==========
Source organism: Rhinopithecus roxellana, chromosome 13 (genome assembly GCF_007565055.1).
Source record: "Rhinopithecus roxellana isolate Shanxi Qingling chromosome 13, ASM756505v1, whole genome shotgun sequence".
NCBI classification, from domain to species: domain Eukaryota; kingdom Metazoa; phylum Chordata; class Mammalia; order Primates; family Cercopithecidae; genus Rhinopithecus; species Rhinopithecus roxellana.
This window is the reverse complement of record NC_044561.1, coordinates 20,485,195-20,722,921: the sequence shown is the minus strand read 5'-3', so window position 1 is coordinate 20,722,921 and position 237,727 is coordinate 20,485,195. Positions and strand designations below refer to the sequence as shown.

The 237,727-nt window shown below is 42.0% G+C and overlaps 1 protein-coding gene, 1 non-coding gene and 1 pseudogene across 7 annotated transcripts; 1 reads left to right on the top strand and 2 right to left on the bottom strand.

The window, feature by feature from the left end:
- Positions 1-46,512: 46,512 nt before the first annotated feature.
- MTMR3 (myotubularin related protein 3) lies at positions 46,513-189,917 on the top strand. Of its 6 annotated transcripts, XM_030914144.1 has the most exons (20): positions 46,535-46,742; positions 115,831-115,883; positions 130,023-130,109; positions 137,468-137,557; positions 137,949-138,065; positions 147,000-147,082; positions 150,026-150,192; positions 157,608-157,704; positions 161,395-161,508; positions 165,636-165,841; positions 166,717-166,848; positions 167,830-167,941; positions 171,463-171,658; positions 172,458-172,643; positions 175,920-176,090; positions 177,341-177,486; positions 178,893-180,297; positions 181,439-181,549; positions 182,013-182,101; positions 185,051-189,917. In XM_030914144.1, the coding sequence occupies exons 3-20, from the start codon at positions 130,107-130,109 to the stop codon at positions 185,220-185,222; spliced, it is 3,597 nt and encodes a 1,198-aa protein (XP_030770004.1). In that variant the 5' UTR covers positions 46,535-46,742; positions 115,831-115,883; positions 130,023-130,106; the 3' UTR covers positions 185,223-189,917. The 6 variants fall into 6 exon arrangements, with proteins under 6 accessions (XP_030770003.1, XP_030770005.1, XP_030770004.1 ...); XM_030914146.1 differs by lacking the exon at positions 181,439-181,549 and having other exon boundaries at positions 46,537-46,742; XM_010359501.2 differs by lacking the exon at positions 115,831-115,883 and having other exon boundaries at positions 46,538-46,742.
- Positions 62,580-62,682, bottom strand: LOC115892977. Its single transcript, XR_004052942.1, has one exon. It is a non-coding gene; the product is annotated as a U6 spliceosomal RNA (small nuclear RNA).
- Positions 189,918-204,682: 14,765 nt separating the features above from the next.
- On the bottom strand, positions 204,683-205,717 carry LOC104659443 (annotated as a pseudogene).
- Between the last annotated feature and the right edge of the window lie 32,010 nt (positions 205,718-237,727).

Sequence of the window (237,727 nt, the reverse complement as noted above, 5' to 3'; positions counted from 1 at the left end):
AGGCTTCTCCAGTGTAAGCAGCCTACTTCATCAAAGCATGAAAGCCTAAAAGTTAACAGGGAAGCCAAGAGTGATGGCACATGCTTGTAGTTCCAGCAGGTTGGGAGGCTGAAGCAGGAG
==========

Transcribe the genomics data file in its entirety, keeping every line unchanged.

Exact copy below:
Source organism: Rhinopithecus roxellana, chromosome 13 (genome assembly GCF_007565055.1).
Source record: "Rhinopithecus roxellana isolate Shanxi Qingling chromosome 13, ASM756505v1, whole genome shotgun sequence".
NCBI classification, from domain to species: domain Eukaryota; kingdom Metazoa; phylum Chordata; class Mammalia; order Primates; family Cercopithecidae; genus Rhinopithecus; species Rhinopithecus roxellana.
This window is the reverse complement of record NC_044561.1, coordinates 20,485,195-20,722,921: the sequence shown is the minus strand read 5'-3', so window position 1 is coordinate 20,722,921 and position 237,727 is coordinate 20,485,195. Positions and strand designations below refer to the sequence as shown.

The 237,727-nt window shown below is 42.0% G+C and overlaps 1 protein-coding gene, 1 non-coding gene and 1 pseudogene across 7 annotated transcripts; 1 reads left to right on the top strand and 2 right to left on the bottom strand.

The window, feature by feature from the left end:
- Positions 1-46,512: 46,512 nt before the first annotated feature.
- MTMR3 (myotubularin related protein 3) lies at positions 46,513-189,917 on the top strand. Of its 6 annotated transcripts, XM_030914144.1 has the most exons (20): positions 46,535-46,742; positions 115,831-115,883; positions 130,023-130,109; positions 137,468-137,557; positions 137,949-138,065; positions 147,000-147,082; positions 150,026-150,192; positions 157,608-157,704; positions 161,395-161,508; positions 165,636-165,841; positions 166,717-166,848; positions 167,830-167,941; positions 171,463-171,658; positions 172,458-172,643; positions 175,920-176,090; positions 177,341-177,486; positions 178,893-180,297; positions 181,439-181,549; positions 182,013-182,101; positions 185,051-189,917. In XM_030914144.1, the coding sequence occupies exons 3-20, from the start codon at positions 130,107-130,109 to the stop codon at positions 185,220-185,222; spliced, it is 3,597 nt and encodes a 1,198-aa protein (XP_030770004.1). In that variant the 5' UTR covers positions 46,535-46,742; positions 115,831-115,883; positions 130,023-130,106; the 3' UTR covers positions 185,223-189,917. The 6 variants fall into 6 exon arrangements, with proteins under 6 accessions (XP_030770003.1, XP_030770005.1, XP_030770004.1 ...); XM_030914146.1 differs by lacking the exon at positions 181,439-181,549 and having other exon boundaries at positions 46,537-46,742; XM_010359501.2 differs by lacking the exon at positions 115,831-115,883 and having other exon boundaries at positions 46,538-46,742.
- Positions 62,580-62,682, bottom strand: LOC115892977. Its single transcript, XR_004052942.1, has one exon. It is a non-coding gene; the product is annotated as a U6 spliceosomal RNA (small nuclear RNA).
- Positions 189,918-204,682: 14,765 nt separating the features above from the next.
- On the bottom strand, positions 204,683-205,717 carry LOC104659443 (annotated as a pseudogene).
- Between the last annotated feature and the right edge of the window lie 32,010 nt (positions 205,718-237,727).

Sequence of the window (237,727 nt, the reverse complement as noted above, 5' to 3'; positions counted from 1 at the left end):
AGGCTTCTCCAGTGTAAGCAGCCTACTTCATCAAAGCATGAAAGCCTAAAAGTTAACAGGGAAGCCAAGAGTGATGGCACATGCTTGTAGTTCCAGCAGGTTGGGAGGCTGAAGCAGGAG